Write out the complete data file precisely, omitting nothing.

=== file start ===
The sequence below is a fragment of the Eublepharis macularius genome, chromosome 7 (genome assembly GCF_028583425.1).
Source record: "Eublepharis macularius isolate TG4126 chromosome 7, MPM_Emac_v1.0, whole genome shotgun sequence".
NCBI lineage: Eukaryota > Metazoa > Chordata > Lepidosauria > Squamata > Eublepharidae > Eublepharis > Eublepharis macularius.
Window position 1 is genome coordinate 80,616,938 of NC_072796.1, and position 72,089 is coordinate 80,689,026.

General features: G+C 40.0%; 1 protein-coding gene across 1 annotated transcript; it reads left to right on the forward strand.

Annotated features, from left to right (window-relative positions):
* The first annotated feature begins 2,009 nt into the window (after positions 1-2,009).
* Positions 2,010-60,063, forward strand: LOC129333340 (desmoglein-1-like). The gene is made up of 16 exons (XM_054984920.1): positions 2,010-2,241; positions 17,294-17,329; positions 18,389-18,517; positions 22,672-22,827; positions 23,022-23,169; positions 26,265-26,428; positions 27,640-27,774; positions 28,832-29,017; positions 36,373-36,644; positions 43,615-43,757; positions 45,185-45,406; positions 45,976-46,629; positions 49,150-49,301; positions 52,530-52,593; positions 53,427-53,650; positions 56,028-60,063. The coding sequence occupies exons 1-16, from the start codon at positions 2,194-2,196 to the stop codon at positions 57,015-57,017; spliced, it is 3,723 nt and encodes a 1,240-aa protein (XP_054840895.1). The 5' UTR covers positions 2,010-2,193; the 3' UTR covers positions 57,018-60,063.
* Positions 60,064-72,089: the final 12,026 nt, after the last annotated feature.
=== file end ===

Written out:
The sequence below is a fragment of the Eublepharis macularius genome, chromosome 7 (genome assembly GCF_028583425.1).
Source record: "Eublepharis macularius isolate TG4126 chromosome 7, MPM_Emac_v1.0, whole genome shotgun sequence".
NCBI lineage: Eukaryota > Metazoa > Chordata > Lepidosauria > Squamata > Eublepharidae > Eublepharis > Eublepharis macularius.
Window position 1 is genome coordinate 80,616,938 of NC_072796.1, and position 72,089 is coordinate 80,689,026.

General features: G+C 40.0%; 1 protein-coding gene across 1 annotated transcript; it reads left to right on the forward strand.

Annotated features, from left to right (window-relative positions):
* The first annotated feature begins 2,009 nt into the window (after positions 1-2,009).
* Positions 2,010-60,063, forward strand: LOC129333340 (desmoglein-1-like). The gene is made up of 16 exons (XM_054984920.1): positions 2,010-2,241; positions 17,294-17,329; positions 18,389-18,517; positions 22,672-22,827; positions 23,022-23,169; positions 26,265-26,428; positions 27,640-27,774; positions 28,832-29,017; positions 36,373-36,644; positions 43,615-43,757; positions 45,185-45,406; positions 45,976-46,629; positions 49,150-49,301; positions 52,530-52,593; positions 53,427-53,650; positions 56,028-60,063. The coding sequence occupies exons 1-16, from the start codon at positions 2,194-2,196 to the stop codon at positions 57,015-57,017; spliced, it is 3,723 nt and encodes a 1,240-aa protein (XP_054840895.1). The 5' UTR covers positions 2,010-2,193; the 3' UTR covers positions 57,018-60,063.
* Positions 60,064-72,089: the final 12,026 nt, after the last annotated feature.